I’m often asked about paired private and public clouds, aka hybrid clouds. What are they? How do you use them? Should you use them?

I’m not talking about hybrid clouds that are defined as traditional systems paired with public clouds or as multicloud architectures composed of more than one public cloud, but hybrid clouds in 2011. The definition is important because I’m finding that people use the “hybrid cloud” term very sloppily still.

The problem with hybrid clouds is that they are typically defined to be paired private and public clouds, which is the correct definition. The problem with this architecture is that they have the concept of “private cloud” in the architecture, and that dog does not seem to hunt anymore. 

The feature gap between public and private clouds has grown so wide that the private cloud demos that I attend are laughable considering the subsystems that enterprises need, such as security, governance, databases, IoT, and management, versus what private clouds actually deliver.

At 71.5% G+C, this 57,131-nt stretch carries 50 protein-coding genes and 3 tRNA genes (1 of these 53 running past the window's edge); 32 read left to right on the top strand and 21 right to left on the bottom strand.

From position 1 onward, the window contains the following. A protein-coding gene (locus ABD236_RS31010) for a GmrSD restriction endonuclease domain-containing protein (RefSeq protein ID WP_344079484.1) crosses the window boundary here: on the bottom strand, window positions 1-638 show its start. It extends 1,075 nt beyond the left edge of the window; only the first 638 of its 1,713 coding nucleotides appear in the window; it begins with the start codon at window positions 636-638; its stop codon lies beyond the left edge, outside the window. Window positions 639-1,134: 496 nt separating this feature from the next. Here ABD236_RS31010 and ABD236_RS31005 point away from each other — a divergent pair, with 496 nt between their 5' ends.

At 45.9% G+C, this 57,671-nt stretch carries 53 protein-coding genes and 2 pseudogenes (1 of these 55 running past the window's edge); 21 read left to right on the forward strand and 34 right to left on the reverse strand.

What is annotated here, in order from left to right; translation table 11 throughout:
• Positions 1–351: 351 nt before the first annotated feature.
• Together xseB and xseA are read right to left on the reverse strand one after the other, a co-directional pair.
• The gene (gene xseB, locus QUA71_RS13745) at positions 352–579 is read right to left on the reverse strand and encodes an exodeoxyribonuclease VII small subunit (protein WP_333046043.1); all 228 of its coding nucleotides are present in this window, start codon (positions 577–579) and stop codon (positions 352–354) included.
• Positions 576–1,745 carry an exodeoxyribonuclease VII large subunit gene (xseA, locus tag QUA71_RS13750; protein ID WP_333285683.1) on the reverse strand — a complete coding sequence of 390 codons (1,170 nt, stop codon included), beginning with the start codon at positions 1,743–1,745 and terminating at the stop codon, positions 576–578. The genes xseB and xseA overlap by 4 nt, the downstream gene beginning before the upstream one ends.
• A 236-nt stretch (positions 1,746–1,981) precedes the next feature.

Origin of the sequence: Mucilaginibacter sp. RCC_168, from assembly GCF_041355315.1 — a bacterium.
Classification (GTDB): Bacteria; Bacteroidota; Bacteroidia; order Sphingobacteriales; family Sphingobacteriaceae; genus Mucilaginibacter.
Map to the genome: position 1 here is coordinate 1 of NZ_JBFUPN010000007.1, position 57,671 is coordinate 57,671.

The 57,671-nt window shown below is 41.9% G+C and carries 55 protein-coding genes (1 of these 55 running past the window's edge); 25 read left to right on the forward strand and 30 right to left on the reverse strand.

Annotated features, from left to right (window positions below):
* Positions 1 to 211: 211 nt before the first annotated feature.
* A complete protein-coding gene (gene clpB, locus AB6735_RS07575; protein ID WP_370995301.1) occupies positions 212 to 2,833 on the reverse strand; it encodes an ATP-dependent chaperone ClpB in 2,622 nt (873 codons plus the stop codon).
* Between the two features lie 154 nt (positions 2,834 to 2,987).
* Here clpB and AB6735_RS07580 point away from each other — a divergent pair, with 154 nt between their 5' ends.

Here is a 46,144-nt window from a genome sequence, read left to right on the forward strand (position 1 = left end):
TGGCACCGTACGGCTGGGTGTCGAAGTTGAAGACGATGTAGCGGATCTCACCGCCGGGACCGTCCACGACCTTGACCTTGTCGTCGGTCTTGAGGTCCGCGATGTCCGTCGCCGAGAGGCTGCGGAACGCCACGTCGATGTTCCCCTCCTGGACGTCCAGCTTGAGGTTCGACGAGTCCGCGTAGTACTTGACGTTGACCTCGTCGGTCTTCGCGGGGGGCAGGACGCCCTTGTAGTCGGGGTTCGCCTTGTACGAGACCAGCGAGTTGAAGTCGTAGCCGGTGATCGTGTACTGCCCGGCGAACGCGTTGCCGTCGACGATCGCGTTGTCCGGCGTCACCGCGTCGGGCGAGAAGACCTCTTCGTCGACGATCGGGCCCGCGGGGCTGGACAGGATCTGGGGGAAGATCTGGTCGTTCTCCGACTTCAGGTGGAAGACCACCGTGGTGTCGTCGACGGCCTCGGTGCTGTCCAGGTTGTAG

. I suspect that may have some play within enterprises already drunk on the Microsoft tools and platform Kool-Aid. Still, although this new private cloud push has not yet played out in the marketplace, I suspect that having the same company own both sides of a hybrid cloud may be the only way to make a paired public and private cloud work.

My advice: Unless you have a direct requirement for a private cloud, or for a private cloud as part of a hybrid cloud, don’t go there. It won’t bring much value. Indeed, it’ll likely cost you more than it pays back. Private clouds require too much in terms of resources, are too complex, and are very far behind in the functionality delivered.